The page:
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Treating All My Mental Health Problems

Will Require More Money Than I Have Now

By Iria Vasquez-PaezPublished 3 years ago 3 min read

I would like to treat all my mental health problems at a rehabilitation facility in Los Angeles called Bridges To Recovery. For this to happen I have to make my own money, and move out. I'd rent a house in LA to start with, so I can put my things there, then live at the facility for like a year while taking online classes, and starting a Bachelor's in film and television and an MFA program next at UCLA. I don't know if I'm stable enough to go to school if I freak out at Greyschool's workload.

I take one look at three classes, and then I get the stress rush of adrenalin that almost gives me a headache. These days that rush is more in control than it ever has been only because I gave up on drinking coffee and alcohol. I'm more stable now than I've ever been in my life. But then again I'm up early today since high blood sugar disrupted my sleep tonight. I managed to go back to bed taking a light nap. I'm now feeling rested enough to write this piece as I'm trying to write two Vocal Media pieces a week.

Mental health treatment therapy is very expensive in the United States. I'm lucky I have a psychiatrist. I want to get regular acupuncture treatments so that I can figure out ways to stay relaxed without driving my stress chemicals like cortisol up. Cortisol is something that causes stress-related illness. It causes the keyed up feeling you get when stressed. Cortisol only makes anxiety get worse not better. I'm reading up on cortisol today because I'm trying to figure out better ways of managing it than I am doing right now.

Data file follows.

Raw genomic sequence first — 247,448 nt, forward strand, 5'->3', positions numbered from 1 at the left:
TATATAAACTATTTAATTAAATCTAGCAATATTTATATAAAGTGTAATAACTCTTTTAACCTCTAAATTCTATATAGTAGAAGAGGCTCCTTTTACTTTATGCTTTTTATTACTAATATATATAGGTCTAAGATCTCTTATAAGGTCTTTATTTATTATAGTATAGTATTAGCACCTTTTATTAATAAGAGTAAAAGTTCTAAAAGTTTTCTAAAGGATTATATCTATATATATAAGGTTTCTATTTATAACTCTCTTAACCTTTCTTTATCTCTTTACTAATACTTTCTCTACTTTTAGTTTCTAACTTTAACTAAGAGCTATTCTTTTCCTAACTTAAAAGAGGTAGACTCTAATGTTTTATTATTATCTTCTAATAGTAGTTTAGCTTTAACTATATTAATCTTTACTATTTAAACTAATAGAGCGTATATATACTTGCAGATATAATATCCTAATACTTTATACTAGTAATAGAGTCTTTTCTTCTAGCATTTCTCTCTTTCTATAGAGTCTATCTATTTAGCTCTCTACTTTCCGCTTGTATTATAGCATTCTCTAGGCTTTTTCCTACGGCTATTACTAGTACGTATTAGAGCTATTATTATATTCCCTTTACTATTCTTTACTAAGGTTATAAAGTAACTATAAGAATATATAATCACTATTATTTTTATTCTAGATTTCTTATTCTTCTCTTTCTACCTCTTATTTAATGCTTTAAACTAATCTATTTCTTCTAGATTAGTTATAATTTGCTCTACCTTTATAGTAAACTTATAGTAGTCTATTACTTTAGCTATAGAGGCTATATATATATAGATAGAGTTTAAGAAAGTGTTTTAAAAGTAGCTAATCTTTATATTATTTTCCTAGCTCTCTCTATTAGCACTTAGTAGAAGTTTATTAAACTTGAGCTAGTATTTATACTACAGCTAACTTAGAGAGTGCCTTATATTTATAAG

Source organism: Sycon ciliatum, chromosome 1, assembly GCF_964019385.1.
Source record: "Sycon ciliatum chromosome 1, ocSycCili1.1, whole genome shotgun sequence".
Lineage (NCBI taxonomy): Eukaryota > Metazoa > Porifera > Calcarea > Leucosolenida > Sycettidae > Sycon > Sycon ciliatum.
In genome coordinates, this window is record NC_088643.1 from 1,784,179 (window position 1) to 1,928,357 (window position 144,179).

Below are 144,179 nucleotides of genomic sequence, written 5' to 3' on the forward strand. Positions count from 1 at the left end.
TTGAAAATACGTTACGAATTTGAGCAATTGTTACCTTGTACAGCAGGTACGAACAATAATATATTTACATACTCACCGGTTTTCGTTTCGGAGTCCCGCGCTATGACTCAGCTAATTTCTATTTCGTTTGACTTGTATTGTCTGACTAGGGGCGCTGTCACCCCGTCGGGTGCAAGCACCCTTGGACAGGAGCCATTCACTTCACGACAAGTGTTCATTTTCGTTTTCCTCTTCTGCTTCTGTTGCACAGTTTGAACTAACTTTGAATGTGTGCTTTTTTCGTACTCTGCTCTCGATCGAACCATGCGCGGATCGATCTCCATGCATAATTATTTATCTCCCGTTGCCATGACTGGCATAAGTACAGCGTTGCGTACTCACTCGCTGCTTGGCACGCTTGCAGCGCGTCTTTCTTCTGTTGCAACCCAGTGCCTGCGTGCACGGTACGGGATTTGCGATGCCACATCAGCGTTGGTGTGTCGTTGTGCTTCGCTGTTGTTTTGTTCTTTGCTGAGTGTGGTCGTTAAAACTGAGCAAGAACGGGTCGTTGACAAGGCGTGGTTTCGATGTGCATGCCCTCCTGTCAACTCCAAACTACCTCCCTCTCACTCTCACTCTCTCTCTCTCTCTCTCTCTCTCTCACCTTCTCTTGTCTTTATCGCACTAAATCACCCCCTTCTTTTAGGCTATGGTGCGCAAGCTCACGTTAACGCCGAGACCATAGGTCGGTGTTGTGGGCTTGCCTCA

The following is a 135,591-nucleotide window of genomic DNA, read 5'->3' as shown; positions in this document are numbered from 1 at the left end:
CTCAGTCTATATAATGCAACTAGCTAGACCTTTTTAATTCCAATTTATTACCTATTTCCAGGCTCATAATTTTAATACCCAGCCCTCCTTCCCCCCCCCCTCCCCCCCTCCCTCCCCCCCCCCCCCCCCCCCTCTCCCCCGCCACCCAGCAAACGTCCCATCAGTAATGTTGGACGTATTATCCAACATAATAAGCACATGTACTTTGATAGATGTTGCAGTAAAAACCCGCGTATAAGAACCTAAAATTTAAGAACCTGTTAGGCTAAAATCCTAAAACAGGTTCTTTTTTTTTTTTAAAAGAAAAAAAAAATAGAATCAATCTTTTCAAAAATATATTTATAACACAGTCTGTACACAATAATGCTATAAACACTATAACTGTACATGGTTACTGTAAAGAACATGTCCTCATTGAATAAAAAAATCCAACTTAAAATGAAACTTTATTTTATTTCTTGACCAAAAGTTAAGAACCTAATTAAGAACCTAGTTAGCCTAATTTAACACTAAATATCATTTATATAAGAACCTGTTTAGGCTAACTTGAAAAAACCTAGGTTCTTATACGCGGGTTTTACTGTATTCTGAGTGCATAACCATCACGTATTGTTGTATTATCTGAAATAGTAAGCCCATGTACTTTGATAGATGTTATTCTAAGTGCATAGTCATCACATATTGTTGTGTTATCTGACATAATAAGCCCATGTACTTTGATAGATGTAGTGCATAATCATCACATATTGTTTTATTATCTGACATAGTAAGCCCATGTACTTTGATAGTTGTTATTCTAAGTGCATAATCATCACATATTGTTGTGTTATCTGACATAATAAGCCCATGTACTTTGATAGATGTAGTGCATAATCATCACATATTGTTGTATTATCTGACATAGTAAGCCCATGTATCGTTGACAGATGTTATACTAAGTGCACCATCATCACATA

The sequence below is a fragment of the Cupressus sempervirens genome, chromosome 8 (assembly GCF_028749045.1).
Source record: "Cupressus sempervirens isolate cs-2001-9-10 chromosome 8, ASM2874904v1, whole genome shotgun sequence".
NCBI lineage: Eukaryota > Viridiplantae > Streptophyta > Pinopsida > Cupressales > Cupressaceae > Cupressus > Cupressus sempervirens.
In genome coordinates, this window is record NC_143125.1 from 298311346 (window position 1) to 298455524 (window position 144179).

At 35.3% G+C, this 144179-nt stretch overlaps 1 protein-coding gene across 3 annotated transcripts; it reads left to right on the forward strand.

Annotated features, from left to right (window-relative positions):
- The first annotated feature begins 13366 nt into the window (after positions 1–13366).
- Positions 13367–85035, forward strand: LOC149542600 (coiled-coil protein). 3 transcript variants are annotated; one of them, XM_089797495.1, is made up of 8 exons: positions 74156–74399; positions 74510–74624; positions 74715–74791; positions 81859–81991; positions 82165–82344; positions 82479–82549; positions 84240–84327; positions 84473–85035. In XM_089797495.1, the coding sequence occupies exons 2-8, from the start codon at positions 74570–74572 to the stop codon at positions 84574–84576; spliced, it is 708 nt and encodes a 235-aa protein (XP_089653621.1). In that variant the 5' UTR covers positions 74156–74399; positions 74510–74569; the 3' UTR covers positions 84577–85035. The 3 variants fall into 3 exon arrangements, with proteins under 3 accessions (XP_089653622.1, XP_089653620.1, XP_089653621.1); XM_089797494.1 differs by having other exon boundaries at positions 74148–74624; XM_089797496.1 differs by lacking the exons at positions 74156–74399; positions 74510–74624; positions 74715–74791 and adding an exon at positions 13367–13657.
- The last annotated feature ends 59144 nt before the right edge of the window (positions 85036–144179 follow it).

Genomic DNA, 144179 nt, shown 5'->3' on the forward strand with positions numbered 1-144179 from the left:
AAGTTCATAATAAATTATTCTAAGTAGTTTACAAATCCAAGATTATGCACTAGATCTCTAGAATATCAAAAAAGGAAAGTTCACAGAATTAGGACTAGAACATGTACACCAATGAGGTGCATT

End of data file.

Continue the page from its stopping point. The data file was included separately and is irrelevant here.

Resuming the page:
Cortisol works with the brain by controlling moods, motivation, and fear responses. My whole life right now is about fear, actually, and I wonder why that is. Cortisol helps regulate your metabolism, which is what your body uses to manage carbs, fats and proteins. The more inflammation you have, the sicker you get. It keeps your blood pressure stable, and I was so keyed up as a child not having medication as my own personal choice, that I got very stressed out on a regular basis. Cortisol is off in a bipolar person as it controls the sleep/wake cycle, while boosting energy so that you can handle stress, then it helps you get back into homeostasis or what makes your body feel normal.

Low cortisol is something your body can normally fix by adjusting the hormones that are released. Cortisol receptors are in some cells in your body and the adrenal glands are what catch on to these signals. Cortisol alters or shuts down the digestive, reproductive, immune systems and growth. After stress passes, cortisol goes down, but in my body it stays up. I'm trying to figure out how to keep myself from getting too stressed out.

My high cortisol has no doubt influenced anxiety, and depression, given me any number of headaches, and raised my cholesterol. It has also messed with by affecting my memory. Mr. hernia is giving me more problems than I need, it gives me trouble sleeping, as I have had tonight, and this year my weight has been a yo-yo. I need to exercise but Mr. hernia is making me wheeze at every turn. My blood pressure is also at times, a yo-yo, and this is linked to blood sugar changes. I did a little experiment with a blood pressure cuff one week, and I discovered a few things, such as highs and lows cause changes in blood pressure. A high makes it go up, a low makes it go down. Ranting about my mother or family in general makes my blood pressure go up, but sending energy back to her makes my blood pressure come down as I discovered in a recent appointment. Remember, I'm the only treated one in my family at this time. This fact makes me crazy, and I'm trying to stay sane here.

Works Cited


About the Creator

Iria Vasquez-Paez

I have a B.A. in creative writing from San Francisco State. Can people please donate? I'm very low-income. I need to start an escape the Ferengi plan.

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